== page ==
In Washington, the average moving costs are $588 locally and $4,823 for 1,000 miles or more — which accounts for packing supplies, movers, and carrying costs.

» MORE: See how much the average seller spends on moving expenses

How to avoid losing money on your Washington home sale

Whether you’re selling a single family home in Spokane, a condo in downtown Seattle, or a duplex in Tacoma, these tips will help you maximize your profits from your Washington home sale!

1. List with a low commission real estate agent

The majority of your expenses are taken up by real estate agent commissions, so cutting those down is a great way to minimize the cost to sell your home — and Clever can help!

Clever matches you with local full-service agents from well-known brokerages like RE/MAX, Keller Williams, and Century 21. But, instead of paying the typical 2.67% listing fee, you'll only pay 1% or $3,000 (for homes under $350,000)! On average, sellers save over $10,248 on realtor fees!

With Clever, you can compare multiple Washington agents to find the one that best fits your needs. Even better, finding an agent through Clever won't cost you a dime, and there's no obligation to move forward until you find the perfect agent.

Work with a full service agent for only 1% or $3,000!

Clever negotiates discounted listing fees with top agents to help you save money when selling your home!

2. Time your sale to get top dollar for your Washington home

In Washington, the ideal time to sell your home is May. Homes sell around 12 days faster and for about $19,000 more than the average home sold in other months.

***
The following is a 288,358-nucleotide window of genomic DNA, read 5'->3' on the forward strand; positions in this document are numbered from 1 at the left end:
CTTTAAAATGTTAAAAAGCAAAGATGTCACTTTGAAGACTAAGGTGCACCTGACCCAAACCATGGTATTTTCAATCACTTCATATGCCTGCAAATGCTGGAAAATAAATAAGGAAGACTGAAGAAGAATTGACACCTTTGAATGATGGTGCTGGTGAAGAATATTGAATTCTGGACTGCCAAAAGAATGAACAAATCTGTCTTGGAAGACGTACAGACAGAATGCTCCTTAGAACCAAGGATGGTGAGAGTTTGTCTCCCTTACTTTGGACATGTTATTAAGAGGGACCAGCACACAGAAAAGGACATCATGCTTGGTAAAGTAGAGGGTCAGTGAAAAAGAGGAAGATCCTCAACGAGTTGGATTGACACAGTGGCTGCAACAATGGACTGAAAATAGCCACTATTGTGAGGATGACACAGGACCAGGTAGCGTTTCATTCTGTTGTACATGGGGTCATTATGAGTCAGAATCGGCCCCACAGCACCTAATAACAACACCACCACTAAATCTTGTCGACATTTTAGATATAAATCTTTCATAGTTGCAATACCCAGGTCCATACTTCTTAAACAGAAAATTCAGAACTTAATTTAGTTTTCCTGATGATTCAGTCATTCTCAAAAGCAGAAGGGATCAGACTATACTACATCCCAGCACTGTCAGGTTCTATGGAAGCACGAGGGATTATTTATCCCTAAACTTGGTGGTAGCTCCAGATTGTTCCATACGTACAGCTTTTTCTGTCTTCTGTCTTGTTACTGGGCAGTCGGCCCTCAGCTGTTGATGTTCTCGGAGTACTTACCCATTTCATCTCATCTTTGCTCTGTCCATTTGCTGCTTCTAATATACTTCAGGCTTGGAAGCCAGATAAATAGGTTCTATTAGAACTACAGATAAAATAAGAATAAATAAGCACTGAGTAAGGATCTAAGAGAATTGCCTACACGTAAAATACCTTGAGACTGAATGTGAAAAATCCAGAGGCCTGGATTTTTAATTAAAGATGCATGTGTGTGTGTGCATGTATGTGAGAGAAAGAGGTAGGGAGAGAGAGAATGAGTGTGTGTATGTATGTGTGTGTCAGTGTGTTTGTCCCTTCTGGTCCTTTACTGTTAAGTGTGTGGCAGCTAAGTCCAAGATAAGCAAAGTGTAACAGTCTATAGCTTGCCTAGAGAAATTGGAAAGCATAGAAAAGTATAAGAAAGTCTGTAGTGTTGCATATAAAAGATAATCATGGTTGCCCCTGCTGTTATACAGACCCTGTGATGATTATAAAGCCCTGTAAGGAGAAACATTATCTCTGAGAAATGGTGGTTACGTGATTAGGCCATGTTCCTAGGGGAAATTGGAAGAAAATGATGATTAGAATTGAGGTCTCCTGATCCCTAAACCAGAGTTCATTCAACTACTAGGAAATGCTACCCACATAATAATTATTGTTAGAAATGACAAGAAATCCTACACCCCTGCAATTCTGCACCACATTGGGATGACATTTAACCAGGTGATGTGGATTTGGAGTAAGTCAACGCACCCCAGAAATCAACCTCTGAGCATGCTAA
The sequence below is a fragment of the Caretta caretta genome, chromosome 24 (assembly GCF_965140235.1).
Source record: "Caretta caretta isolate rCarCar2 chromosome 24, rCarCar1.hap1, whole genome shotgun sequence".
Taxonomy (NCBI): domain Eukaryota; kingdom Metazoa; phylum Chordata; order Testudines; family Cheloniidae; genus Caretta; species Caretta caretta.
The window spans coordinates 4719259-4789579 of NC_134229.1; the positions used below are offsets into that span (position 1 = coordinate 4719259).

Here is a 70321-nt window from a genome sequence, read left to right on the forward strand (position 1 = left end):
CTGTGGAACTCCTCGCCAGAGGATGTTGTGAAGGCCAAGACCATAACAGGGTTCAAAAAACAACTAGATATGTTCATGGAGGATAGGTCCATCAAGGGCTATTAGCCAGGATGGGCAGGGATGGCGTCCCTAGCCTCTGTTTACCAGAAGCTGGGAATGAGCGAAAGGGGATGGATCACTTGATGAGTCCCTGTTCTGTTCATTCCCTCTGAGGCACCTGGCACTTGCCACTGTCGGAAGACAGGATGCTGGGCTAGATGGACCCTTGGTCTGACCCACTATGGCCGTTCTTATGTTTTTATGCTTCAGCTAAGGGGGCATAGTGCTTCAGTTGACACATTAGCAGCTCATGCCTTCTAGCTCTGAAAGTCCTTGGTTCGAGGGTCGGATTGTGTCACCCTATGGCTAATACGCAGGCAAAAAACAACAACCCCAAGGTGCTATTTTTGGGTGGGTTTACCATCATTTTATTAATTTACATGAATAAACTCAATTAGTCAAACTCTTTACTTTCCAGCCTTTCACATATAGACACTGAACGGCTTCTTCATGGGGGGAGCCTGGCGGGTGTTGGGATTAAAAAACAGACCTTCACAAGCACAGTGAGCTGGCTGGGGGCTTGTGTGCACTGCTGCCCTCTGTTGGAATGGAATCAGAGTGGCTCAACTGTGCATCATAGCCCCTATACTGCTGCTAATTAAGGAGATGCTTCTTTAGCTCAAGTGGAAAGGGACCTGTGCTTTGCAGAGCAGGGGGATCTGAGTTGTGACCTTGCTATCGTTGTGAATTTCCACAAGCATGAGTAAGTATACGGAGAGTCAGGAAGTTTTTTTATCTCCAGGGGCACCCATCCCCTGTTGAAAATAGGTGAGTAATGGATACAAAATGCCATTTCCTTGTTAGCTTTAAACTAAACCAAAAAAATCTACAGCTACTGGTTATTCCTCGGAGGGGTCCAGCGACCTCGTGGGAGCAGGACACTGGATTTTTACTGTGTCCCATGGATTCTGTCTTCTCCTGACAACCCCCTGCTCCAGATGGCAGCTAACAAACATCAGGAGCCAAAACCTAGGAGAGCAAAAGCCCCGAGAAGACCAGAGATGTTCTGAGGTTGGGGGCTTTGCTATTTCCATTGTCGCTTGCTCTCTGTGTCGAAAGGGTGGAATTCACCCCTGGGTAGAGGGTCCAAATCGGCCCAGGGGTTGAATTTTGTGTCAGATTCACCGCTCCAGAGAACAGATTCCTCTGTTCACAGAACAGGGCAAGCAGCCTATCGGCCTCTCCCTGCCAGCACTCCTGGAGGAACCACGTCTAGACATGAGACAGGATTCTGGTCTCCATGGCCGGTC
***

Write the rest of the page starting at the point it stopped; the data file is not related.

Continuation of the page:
» MORE: When is the best time to sell a house in Washington?

However, sellers can have a successful sale even outside the busiest months!

We recommend working with a top local agent who knows the area and trends in the market. They can help you implement a strategy that attracts the highest offers in the shortest amount of time.

3. Negotiate like a pro

Negotiating is a delicate balance between getting as much money as you can for your home and keeping the buyer happy and interested.

Depending on the house and the state of the market, buyers may request that you pay for repairs, closing costs, a home warranty, or the title search, among other things. These fees can add up quickly and eat into your profits.

Using a top-rated real estate agent can be an invaluable resource when it comes to negotiating, as they'll do most of the back-and-forth for you.

» MORE: Negotiate so both the seller and buyer get something they want

If you can't get out of paying for repairs, we recommend letting HomeAdvisor connect you with top local professionals so you can compare quotes and get the best possible price.

4. Save on repairs and upgrades

You can lower the cost of new appliances for your property by using companies like Whirlpool that give you 10% off when you buy two or more full-priced items.

You can also cut down on labor costs by using services like TaskRabbit. Whether it be cleaning, landscaping, installing appliances, or moving, TaskRabbit can connect you with people in your area who will help for less than a full-time professional would charge.

FAQs about costs to sell in Washington

Closing costs in Washington are usually about 3.80% of the sale price, or $23,312, on average. That said, this doesn't include realtor commissions, which make up the largest portion of your expenses and run about 5.30% of your sale price.

The average home seller in Washington spends about $68,896, or 11.23% of the sale price. This can vary widely depending on the state of the market and condition of your home, but working with an agent who offers a discounted rate will be a great help in keeping this cost down.

In 2021, the average Washington home seller made about $544,778 on their home sale before paying off their existing mortgage, if they had one. For a more specific idea of what you can expect to walk away with, check out our home sale proceeds calculator.

Additional resources for Washington home sellers